Manufacturers haven’t overcome the worldwide semiconductor shortage. Gaming consoles like the PlayStation 5 are still scarce, automakers are delivering cars with missing features, and Apple may end up producing 10 million fewer iPhones in 2021. For a few companies, however, these supply chain woes may have an unexpected upside.
The manufacturing delays abroad and relentless demand for consumer electronics have turned into a windfall for some chipmakers in the United States. Even lesser-known American manufacturers with aging or secondhand equipment have seen a surge in sales for the legacy chips, or microcontrollers, they produce. These parts are inexpensive to make but are a critical component for many devices, and as supply chain troubles have affected larger companies that focus on more advanced technologies, demand for the more basic chips has grown. Flush with customers, the companies that make these microcontrollers are now on a spending spree to boost their overall manufacturing capacity.
Source: How the chip shortage could help high-tech manufacturing in the US – Vox
Autumn in Tokyo is spectacular. Its many different colors are a magnificent sight to behold. Also called ‘momiji’ or ‘koyo’ in Japanese, autumn leaf viewing is done since ancient times. This colorful scenery can be seen in Tokyo’s surrounding areas and in the urban jungle of the Japanese capital itself.
In 2021, the best time for autumn leaves in Tokyo is from the end of November to early December.
Source: 16 best places in Tokyo for fall foliage | Stripes Japan
For many years, the European Union has faced a crisis of legitimacy—being said to have no demos—which the Conference on the Future of Europe in part seeks to address. Yet the EU is of utmost importance for future development opportunities for Europeans, facing such transnational challenges as climate change and the pandemic. Strengthening European opinion-forming is hence more important than ever.
In Europe we however talk mostly about each other rather than with each other. National lenses shape our perspectives. At the same time the current logic of digitalisation and platform-isation gives preference to those who surf the attention-driven economy for their own ends—nationalists and populists—as recently evident in anti-vaccination campaigns.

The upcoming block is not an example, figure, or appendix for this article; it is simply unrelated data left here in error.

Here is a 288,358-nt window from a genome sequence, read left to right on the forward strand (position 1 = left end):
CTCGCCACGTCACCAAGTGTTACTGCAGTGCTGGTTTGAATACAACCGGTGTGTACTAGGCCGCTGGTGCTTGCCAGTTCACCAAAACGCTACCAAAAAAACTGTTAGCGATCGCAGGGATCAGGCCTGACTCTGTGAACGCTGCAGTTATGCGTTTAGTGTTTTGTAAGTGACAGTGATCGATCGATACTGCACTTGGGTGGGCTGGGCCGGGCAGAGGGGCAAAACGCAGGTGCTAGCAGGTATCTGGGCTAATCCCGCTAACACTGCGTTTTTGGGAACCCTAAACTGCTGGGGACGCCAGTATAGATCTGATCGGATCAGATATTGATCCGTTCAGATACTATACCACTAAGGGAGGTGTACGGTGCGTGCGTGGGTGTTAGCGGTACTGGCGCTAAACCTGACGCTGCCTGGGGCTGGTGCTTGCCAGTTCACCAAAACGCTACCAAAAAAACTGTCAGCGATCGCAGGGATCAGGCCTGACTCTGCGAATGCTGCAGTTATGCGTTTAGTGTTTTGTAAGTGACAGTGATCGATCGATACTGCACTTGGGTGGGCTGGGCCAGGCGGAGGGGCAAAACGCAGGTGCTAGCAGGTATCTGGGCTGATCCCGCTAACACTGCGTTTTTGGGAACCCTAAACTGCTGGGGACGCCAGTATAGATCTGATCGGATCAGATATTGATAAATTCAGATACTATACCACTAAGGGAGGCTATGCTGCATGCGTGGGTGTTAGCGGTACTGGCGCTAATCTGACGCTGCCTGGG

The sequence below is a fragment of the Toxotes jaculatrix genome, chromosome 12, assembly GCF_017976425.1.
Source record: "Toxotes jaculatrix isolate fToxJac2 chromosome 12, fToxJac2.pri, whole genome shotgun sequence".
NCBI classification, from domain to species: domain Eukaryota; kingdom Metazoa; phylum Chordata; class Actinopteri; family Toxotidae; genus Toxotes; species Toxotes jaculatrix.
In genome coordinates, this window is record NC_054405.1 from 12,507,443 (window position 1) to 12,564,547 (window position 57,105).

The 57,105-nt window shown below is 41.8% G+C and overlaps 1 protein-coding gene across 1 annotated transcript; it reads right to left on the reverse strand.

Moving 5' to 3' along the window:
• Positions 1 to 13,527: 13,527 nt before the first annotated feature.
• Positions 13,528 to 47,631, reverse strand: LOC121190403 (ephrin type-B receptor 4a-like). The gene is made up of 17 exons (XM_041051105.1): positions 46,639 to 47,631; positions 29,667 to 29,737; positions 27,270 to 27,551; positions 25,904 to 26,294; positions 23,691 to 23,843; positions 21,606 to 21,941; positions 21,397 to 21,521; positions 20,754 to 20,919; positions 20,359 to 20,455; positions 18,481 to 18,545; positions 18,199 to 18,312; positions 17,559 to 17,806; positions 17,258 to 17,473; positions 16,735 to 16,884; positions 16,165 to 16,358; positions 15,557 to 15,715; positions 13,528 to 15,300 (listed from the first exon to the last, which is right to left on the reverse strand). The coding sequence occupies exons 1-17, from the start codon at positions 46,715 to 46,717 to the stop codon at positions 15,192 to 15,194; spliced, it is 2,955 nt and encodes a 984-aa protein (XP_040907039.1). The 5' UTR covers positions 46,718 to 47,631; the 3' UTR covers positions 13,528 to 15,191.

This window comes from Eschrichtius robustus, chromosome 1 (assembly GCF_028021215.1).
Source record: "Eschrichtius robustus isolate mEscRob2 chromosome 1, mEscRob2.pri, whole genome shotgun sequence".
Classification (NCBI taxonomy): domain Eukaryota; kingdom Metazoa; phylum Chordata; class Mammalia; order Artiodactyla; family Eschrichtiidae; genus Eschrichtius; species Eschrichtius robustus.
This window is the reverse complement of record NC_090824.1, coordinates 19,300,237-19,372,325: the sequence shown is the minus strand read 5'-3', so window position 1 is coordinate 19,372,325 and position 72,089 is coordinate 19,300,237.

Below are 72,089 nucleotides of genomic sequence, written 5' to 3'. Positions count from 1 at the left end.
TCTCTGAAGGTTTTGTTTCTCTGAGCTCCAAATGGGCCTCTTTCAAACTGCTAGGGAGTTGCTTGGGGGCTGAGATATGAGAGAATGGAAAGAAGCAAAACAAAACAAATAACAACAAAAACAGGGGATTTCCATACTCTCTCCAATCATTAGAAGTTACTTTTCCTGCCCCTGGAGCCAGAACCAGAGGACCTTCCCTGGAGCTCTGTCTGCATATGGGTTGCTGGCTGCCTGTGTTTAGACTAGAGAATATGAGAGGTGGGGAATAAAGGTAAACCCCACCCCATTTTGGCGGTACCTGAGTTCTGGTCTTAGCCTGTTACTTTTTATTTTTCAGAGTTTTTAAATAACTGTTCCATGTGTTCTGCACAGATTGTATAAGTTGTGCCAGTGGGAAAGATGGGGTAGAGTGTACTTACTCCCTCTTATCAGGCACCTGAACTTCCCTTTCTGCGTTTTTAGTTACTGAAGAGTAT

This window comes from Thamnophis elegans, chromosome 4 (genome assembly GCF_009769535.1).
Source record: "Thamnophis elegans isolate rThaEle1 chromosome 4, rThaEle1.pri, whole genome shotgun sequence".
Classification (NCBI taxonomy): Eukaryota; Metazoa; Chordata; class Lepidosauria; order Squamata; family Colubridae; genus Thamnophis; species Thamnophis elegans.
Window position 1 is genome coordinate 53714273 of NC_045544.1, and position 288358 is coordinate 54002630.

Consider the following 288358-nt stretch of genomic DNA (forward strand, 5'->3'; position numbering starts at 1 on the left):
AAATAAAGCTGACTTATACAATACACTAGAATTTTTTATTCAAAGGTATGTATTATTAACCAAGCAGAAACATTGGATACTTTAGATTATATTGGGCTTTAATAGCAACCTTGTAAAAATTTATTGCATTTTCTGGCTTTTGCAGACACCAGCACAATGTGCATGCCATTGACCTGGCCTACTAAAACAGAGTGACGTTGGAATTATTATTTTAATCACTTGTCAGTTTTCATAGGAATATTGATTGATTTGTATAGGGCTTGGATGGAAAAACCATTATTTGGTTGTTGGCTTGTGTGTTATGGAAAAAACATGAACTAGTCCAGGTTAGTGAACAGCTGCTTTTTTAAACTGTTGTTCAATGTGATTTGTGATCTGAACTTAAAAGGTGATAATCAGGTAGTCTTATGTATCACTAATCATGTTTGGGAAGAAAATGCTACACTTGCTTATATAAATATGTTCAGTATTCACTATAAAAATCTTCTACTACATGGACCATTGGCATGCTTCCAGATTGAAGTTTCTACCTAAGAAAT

Source: Why do we need a European digital public sphere? – Katrin Dapp, Johanna Niesyto, Jan-Hendrik Passoth and 2 more
Whenever the corporate media moves en masse like this, it’s a good idea to slow down and consider what’s actually happening, and why.
And what’s happening is this: The inflation freakout is all about class conflict. In fact, it may be the fundamental class conflict: that between creditors and debtors, a fight that’s been going on since the foundation of the United States.
That’s because inflation is often good for most of us, but it’s terrible for the kinds of people who own corporate news outlets — or, say, founded coal firms. And a panic about inflation usefully creates the conditions to weaken the power of working people.
Source: Inflation Is Good for You
Chinese President Xi Jinping warned Thursday against letting tensions in the Asia-Pacific region cause a relapse into a Cold War mentality.
His remarks on the sidelines of the annual summit of the Asia-Pacific Economic Cooperation forum came weeks after the U.S., Britain and Australia announced a new security alliance in the region which would see Australia build nuclear submarines. China has harshly criticized the deal.
Source: China’s leader Xi warns against ‘Cold War’ in Asia-Pacific
Ms Smith is a 40-year-old woman who comes to see me in clinic, having suffered for years with nausea, bloating and irregular stools. She’s been to two gastroenterologists before me, and nothing they recommended was any help. All her tests came back normal – but something’s wrong, no question, and getting worse. There’s pain in her joints now, and sometimes her brain goes foggy. She wakes up most mornings with a migraine, and by the middle of the afternoon, it feels like she’s running on fumes. The gastrointestinal symptoms were bad enough, before whatever is wrong with her started bleeding from the inside out.
She stops here to apologise for the messiness of her story, with all its twists and turns. She wishes it weren’t so. She knows from experience how quickly doctors like me defer to the limits of their subspeciality training, prioritizing problems that can be localized to a single organ system. But that’s actually why she’s come to see me. Some independent reading has brought a new diagnostic possibility to her mind: what about leaky gut syndrome, a potent albeit controversial diagnosis in which the bowel loses its ability to function as a defensive barrier, becoming suddenly unable to protect the body from its contents?
Source: How ecological thinking fills the gaps in biomedicine | Aeon Essays